“When you uncover my body there will be a name for every heartbreak inked into my skin. Anyone who sees me naked will know it’s not just my body that’s vulnerable. I can still feel the buzz of a thousand needles.
Some people are born with a silver spoon in their mouth. My mother gave me mine. Raise the cuff of my left shirt-sleeve three and a quarter inches and you will see, tattooed on my inner wrist, a long narrow instrument for scooping marrow from the bones of slow cooked meat dishes like osso bucco and oxtail stew.” Shay Youngblood from Broken Beautiful
Traveled to DC for the U.S. Japan Conference on Cultural and Educational Interchange. Keynote speaker Hiroshi Sugimoto shared his art, architecture and passions along with others who spoke about programs and projects leading up to the Olympics in Kyoto in 2020. The shinto shrine Sugimoto san designed on Naoshima changed me.
See my Japan Project page at www.shayyoungblood.com
Art Installation in Japan
The Indiegogo campaign to support the technical production of Add Architecture, Stir Memory was a success! Over 130 people attended the performance at the UNT on the Square Gallery on a hot Tuesday night in Texas. Looking to continue development of the work in other venues in the region and ultimately take it to Japan. Thank you to everyone who supported the work. A soft cover edition of the manuscript from the performance is now available online. Eternal gratitude.
Add Architecture, Stir Memory: TX – JAPAN
A Workshop Production by Shay Youngblood
with special guests kt shorb and Lyndon Gill
Saturday, 28 June 2014 – 5-7pm @ Salvage Vanguard Theater, Austin, Texas
Free and open to the public
What is the effect of memory on architecture? What is the effect of architecture on memory? How do our early memories of home shape who we become? I traveled from Texas to Tokyo in the spring of 2011 to ask these questions in the form of interviews with Japanese creatives, that would be the research for a novel set in Hawaii and Japan. Ten days after I arrived, Japan experienced the strongest earthquake in its history, which triggered a powerful tsunami and set off a nuclear disaster. In this multimedia performance I share my experience of home in Japan, my creative process and invite the audience to participate in shaping my work-in-progress.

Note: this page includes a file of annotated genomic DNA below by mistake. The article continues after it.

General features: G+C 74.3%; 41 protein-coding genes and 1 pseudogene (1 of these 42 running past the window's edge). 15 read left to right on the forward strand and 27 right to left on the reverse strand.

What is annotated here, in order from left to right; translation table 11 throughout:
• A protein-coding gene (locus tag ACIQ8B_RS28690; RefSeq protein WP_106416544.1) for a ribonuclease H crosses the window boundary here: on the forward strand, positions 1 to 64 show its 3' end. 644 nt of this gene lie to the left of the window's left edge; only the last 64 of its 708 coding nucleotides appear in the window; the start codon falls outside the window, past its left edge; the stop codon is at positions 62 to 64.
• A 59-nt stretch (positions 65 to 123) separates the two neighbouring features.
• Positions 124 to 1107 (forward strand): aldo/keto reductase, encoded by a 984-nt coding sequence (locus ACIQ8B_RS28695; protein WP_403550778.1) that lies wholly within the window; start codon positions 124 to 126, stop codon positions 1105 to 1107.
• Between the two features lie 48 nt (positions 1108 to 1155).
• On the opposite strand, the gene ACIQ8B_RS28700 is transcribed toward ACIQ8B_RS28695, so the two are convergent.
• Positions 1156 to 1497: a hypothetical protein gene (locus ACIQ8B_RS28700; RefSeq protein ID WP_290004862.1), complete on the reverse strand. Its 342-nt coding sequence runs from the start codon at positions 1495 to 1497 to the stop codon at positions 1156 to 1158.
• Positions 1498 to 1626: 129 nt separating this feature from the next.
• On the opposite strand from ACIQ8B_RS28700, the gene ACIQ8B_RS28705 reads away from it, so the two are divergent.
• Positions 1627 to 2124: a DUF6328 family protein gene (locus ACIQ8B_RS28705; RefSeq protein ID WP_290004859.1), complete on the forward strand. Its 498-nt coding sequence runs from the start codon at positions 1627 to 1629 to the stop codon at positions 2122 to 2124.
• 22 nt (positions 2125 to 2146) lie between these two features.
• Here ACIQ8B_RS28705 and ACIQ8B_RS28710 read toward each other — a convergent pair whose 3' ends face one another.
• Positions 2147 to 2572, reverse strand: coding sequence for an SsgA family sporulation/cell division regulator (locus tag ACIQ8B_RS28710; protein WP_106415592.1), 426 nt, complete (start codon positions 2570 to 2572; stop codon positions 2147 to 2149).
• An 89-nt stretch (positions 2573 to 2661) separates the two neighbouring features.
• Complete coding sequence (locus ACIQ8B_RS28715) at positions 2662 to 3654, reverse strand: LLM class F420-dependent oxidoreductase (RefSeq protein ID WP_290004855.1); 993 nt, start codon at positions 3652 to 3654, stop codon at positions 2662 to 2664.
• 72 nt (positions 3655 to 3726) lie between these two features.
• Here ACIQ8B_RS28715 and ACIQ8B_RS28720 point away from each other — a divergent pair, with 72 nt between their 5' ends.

*This workshop production is made possible with support from
ALLGO: A Texas Statewide Organization for Queer People of Color
“Impossible Landscape” artwork: Adrienne Brown
On March 29th at 6:30pm Annette Lawrence will give an artists’ talk at her exhibition of new work LEANING TOWARDS AN ALGORITHM at Mountain View College in Dallas. solo exhibition info
It has been an unexpected pleasure to watch the development of this new body of work by Annette. Her intellect, discipline, focus and dedication to her craft continues to inspire me. Totally unbiased.
Annette Lawrence WEBSITE
Listen to a brief RADIO INTERVIEW I recorded for Art & Seek on KERA my local NPR station. Click on the link to listen: My First Visit to Yaddo
18th Century Marrow Scoop
Inspired by the amazing Rob Walker’s Significant Objects Project, Carolyn Bess of Arts & Letters Live at The Dallas Museum of Art, commissioned four writers (I was among them) to create original short stories inspired by objects in the collection. (See Rob’s blog here Materially Untrue. ) We were invited into the vault where thousands of priceless artworks are stored in a massive underground city. It was overwhelming and thrilling. There were three compelling pieces that stirred my imagination. A painting by Mark Bradford, a woodcut by Käthe Kollwitz and an 18th century silver marrow scoop. Images swirled around in my head, but there was no clear story. In the week that followed my visit to the museum I learned that my friend, the artist Terry Adkins died. I wrote a draft of “Broken Beautiful” in less than 48 hours. His loss was an unexpected element. The story became a place to channel my grief and make peace with our unfinished conversations.
Winner of the 2014 Black Reel, Outstanding Independent Short, Black Girl Paris, the short film based on my novel was shown on HBO during the month of February. You can still watch it if you have HBO to GO.
Below is a link to a two minute reel for the film:
Trailer for Black Girl in Paris
Chef Edna Lewis, photographed by Karl Bissinger
The Southern Foodways Alliance commissioned me to write a tribute to beloved Southern Chef Edna Lewis for the Women at Work Symposium at the University of Mississippi in Oxford this past fall. Over several months I got to know her through her recipes and stories about growing up on a farm in Freetown, Virginia. Her recipe for carmel cake was a revelation and a dream. Detra Payne brought Miss Lewis to life at the conference in Mississippi. It was a real homecoming. See the video of the performance at the link below.
Dinner With Edna Lewis – 20 minute video